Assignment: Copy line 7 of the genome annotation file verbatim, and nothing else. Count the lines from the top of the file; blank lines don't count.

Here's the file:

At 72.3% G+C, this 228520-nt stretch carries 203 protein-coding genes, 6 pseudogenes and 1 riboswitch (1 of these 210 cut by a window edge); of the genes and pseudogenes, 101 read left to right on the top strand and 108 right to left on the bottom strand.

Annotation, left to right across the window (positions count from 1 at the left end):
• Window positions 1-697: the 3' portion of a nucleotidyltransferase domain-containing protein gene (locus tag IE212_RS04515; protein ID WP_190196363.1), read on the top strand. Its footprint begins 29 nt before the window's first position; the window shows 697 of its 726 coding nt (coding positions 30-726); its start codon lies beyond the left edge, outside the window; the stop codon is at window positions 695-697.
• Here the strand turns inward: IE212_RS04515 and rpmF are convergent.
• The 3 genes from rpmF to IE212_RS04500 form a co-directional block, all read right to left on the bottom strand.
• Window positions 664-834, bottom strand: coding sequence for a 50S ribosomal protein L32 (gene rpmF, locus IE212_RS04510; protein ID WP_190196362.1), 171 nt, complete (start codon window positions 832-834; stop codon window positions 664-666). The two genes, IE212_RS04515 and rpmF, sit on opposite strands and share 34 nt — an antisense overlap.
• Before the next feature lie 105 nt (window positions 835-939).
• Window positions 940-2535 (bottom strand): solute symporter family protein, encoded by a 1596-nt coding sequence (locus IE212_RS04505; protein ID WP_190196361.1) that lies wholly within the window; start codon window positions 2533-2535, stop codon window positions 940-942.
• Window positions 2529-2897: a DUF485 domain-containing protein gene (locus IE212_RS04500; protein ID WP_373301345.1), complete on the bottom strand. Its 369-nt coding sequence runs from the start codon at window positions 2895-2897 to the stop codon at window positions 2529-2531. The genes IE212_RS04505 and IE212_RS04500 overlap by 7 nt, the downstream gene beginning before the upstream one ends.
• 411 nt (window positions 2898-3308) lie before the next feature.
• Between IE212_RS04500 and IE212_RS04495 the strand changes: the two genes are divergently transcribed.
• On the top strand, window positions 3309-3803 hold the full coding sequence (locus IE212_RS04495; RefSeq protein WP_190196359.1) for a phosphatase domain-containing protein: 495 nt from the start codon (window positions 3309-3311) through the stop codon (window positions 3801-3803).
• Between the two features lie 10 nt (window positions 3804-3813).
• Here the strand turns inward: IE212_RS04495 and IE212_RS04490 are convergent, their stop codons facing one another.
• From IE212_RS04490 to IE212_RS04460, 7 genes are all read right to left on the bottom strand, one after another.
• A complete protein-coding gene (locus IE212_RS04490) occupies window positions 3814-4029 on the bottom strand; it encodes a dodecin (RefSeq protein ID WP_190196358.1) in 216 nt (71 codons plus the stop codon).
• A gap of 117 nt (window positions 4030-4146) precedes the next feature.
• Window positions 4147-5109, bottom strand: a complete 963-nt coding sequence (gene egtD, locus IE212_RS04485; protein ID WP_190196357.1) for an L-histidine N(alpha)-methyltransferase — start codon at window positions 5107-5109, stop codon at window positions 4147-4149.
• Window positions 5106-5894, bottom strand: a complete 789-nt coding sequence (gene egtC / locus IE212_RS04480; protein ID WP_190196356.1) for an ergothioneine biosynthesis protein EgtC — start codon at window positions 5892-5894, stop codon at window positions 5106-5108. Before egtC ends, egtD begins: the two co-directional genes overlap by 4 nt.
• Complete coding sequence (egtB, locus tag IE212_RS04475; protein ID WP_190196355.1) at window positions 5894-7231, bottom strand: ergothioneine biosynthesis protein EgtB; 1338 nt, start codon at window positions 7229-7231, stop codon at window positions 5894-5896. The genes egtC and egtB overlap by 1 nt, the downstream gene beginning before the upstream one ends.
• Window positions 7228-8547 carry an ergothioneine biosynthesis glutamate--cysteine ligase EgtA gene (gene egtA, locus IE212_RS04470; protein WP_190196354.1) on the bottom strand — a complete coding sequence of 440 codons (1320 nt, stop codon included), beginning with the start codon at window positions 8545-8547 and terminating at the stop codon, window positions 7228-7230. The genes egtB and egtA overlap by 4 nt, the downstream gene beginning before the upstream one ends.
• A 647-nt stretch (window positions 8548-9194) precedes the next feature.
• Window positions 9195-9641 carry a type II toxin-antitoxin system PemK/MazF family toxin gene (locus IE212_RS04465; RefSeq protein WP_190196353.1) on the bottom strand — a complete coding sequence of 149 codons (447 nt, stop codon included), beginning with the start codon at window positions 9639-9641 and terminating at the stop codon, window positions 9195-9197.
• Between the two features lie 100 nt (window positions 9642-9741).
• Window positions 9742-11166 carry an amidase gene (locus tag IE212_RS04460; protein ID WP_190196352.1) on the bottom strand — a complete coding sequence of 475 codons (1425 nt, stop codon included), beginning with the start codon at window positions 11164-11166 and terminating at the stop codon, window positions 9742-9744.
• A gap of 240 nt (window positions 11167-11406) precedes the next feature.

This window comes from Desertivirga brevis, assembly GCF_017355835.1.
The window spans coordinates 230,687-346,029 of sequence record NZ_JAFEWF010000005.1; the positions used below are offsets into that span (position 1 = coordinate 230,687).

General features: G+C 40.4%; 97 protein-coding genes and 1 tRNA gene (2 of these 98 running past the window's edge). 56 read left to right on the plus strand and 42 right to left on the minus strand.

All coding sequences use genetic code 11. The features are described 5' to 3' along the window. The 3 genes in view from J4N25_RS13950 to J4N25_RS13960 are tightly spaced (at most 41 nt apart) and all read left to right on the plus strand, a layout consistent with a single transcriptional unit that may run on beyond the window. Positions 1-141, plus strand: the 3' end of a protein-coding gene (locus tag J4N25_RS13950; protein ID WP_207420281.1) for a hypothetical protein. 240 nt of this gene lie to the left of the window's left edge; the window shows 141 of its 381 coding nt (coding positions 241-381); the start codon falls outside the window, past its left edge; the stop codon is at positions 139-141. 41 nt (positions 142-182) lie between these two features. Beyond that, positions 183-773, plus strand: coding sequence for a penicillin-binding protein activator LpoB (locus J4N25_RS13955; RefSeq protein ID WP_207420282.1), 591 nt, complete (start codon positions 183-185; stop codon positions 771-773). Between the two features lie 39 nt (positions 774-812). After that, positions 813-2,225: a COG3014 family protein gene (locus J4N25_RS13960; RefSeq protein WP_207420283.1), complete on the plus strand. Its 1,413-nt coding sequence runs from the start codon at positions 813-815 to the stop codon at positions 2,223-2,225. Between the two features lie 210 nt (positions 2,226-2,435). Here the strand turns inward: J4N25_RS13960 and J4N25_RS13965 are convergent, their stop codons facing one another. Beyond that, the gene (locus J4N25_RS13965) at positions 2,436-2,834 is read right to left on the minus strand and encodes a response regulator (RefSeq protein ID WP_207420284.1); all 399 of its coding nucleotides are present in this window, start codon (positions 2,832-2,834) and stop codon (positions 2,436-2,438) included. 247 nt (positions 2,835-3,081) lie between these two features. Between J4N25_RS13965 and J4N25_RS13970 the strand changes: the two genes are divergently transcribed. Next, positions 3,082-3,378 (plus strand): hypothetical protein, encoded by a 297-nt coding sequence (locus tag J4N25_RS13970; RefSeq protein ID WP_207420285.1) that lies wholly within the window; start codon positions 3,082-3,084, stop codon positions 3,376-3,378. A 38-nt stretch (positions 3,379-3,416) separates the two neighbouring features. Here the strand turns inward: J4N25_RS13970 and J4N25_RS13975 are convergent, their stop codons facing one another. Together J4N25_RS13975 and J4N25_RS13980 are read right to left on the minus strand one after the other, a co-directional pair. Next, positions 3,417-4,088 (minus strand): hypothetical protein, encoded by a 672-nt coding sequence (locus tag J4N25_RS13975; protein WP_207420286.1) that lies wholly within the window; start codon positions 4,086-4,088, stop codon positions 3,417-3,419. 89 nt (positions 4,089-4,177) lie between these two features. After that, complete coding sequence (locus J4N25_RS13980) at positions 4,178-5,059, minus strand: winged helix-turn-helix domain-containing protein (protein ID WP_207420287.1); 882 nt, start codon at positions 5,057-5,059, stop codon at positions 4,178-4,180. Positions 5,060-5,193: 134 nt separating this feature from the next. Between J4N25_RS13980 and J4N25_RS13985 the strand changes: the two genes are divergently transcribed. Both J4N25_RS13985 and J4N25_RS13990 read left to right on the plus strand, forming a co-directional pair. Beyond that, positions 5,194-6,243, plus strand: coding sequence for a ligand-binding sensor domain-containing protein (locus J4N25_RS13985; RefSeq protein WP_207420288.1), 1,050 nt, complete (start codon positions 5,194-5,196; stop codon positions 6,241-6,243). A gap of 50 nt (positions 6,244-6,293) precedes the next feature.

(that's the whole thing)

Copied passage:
• Before the next feature lie 105 nt (window positions 835-939).